March 14, 2012 wed
March 14th, 2012
Question: What do these men have in common? Che Guevara, St. Luke, Anton Chekov, Sir Arthur Conan Doyle.
Yesterday’s Quiz answered below: What does it mean to go stir-crazy?
History for 3/14/2012
Birthdays: Georg Phillip Telemann, Johann Strauss Sr., Albert Einstein, Casey Jones, Quincy Jones is 79, astronaut Frank Borman, Les Brown, Hank Ketcham, Wolfgang Petersen, Diane Arbus, Chris Klein, Michael Cain born Maurice Mickelwhite is 79, Billy Crystal is 64
On the Roman religious calendar this was the Second Equirra, the Blessing of the Horses . The Romans had no regular Sabbath day, but they had 154 feast days out of 366. Sorry about the deadline boss, but I have to go bless the Horses...
44BC –The night before their planned assassination of Julius Caesar, Brutus and Cassius met with the other conspirators. They had heard that tomorrow at the opening of the senate, outgoing consul Lucius Cotta planned to declare Caesar a king.
The senators resolved to kill him, then debated whether they should then kill more of Caesars followers like Marc Anthony and Octavian. Marcus Brutus successfully argued that if they killed all their political enemies, then this gesture would just look like another partisan brawl. They would strike down one man, the dictator Caesar, in the name of Liberty and all would respect the purity of their motives.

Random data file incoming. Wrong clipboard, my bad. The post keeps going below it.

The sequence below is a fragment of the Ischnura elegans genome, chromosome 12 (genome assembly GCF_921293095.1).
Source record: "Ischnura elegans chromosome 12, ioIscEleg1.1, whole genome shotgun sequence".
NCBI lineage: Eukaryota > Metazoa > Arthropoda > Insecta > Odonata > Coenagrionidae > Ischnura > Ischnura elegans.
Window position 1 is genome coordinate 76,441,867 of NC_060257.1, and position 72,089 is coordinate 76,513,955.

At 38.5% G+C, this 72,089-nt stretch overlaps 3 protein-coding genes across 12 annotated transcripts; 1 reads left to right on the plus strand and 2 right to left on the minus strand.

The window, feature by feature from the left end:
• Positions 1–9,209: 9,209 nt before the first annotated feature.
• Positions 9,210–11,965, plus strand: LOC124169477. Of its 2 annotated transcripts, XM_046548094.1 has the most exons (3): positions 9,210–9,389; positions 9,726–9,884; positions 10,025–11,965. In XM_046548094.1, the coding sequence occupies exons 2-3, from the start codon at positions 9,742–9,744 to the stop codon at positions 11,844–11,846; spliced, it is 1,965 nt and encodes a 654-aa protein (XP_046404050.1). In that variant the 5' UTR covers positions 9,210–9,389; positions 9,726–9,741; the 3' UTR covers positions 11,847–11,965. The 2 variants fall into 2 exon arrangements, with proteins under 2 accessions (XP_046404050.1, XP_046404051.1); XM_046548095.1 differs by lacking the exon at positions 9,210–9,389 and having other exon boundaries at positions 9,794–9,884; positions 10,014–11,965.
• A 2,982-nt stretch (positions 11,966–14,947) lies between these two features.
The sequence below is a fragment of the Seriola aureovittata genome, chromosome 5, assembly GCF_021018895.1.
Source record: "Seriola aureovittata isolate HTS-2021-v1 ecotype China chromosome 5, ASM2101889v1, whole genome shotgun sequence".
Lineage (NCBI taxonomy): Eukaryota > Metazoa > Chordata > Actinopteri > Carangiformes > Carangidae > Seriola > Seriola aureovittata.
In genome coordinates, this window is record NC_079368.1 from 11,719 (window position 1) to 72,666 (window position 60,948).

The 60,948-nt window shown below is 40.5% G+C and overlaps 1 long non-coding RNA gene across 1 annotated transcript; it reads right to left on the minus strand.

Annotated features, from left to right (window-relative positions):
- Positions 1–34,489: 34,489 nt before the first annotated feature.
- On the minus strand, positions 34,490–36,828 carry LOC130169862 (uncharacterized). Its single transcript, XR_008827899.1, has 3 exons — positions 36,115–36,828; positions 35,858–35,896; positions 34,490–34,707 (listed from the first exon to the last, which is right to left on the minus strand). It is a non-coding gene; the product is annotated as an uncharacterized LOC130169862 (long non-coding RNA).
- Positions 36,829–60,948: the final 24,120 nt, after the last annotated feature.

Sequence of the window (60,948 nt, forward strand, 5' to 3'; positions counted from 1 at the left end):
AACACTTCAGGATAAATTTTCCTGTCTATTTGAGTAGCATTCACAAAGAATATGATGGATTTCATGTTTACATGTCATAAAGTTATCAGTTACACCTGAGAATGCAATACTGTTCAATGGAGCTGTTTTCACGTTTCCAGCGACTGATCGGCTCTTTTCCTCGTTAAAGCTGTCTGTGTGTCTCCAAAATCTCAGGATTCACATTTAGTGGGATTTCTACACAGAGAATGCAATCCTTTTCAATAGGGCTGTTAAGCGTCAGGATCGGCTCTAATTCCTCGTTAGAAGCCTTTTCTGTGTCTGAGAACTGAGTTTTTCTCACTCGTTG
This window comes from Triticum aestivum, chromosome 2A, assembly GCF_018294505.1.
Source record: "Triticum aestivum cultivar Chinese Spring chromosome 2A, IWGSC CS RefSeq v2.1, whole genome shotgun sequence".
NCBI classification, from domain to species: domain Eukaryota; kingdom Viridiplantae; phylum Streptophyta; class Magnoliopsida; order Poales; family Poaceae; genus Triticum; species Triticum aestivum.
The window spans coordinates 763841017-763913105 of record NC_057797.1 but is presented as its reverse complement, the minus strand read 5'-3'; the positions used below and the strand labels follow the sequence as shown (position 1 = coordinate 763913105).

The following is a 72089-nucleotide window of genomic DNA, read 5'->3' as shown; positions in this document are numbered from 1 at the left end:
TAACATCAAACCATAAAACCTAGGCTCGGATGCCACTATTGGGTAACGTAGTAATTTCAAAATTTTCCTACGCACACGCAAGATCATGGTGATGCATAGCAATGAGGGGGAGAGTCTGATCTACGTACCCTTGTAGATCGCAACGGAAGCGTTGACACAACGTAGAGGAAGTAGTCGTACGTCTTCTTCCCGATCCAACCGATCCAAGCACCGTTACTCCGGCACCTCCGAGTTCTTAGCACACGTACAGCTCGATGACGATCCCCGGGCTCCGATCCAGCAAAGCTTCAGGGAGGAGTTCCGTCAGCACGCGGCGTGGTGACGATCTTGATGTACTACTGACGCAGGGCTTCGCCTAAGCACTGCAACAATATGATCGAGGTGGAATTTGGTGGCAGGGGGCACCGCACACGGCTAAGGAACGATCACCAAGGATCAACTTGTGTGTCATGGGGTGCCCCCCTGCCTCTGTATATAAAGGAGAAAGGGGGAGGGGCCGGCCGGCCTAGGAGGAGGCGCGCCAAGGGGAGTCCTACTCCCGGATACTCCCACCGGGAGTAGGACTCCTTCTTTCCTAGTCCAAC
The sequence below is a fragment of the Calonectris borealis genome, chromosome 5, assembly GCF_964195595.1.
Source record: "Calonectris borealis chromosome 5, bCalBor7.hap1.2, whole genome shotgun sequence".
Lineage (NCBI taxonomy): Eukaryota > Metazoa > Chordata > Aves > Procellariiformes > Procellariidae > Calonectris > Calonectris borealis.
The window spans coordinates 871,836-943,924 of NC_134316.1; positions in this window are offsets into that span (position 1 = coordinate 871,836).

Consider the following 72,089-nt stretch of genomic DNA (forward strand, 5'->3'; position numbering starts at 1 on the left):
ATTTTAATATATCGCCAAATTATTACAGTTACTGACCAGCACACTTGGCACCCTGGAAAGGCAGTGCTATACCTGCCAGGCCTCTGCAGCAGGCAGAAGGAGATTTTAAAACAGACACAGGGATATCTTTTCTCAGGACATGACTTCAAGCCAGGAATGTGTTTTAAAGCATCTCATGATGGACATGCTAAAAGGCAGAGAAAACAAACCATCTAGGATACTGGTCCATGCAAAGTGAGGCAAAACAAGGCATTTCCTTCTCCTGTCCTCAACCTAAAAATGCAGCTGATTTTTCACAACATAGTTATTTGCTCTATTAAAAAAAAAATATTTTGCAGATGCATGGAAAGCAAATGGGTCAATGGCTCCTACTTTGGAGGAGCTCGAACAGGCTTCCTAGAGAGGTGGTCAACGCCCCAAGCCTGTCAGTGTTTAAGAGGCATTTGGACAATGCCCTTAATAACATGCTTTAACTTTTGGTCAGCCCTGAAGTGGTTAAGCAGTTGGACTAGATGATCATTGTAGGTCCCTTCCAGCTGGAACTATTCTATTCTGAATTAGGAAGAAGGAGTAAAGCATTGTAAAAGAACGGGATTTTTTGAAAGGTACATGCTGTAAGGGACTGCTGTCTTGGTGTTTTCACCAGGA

It turned out this was a big mistake, because the men whose lives they spared, were the ones who hunted them down.
44BC- This same night Julius Caesar held a dinner party. Guests remembered at one point the conversation went to the topic-What is the best kind of Death? Caesar answered: " That which is quick and unexpected."
Today is also the Feast of Saint Matilda, wife of German Emperor Henry the Fowler and mother of Otto the Quarrelsome.
1590- Battle of Ivry- Henry IV defeated his political enemies and establishes the Bourbon Dynasty in France. The Bourbon family is still the Royal House of Spain and are rested and ready if France ever wants a monarchy again. Henry's motto was: "I make Love, I make War and I Build." During the battle he was climbing a ladder up a windmill to get a better look, when a cannonball flew between his legs. It almost left him with two out of three...
1757- THE ADMIRAL WAS SHOT AT NOON- English Admiral of the Blue John Byng was shot by firing squad on the poopdeck of his own flagship, the HMS Monarch. He had lost a battle off Minorca to the French fleet so was court-martialed. The admiral was seen as a scapegoat for London's slow response to the enemy threat to Minorca. Byng had already been absolved by court martial of cowardice and treason, he himself wondered just why he was being shot. Pleas for mercy even came from his French enemy the Marquis De Gallissoniere. Years later whenever the Duke of Wellington or Lord Nelson was going through a bad time they would wonder: " If I fail, I'll probably be shot like Byng..."
The writer Voltaire has his comic hero Candide entering Portsmouth Harbor, witnessing an admiral being shot. When he asks why, his English guide replies "It is good idea to shoot an admiral from time to time..."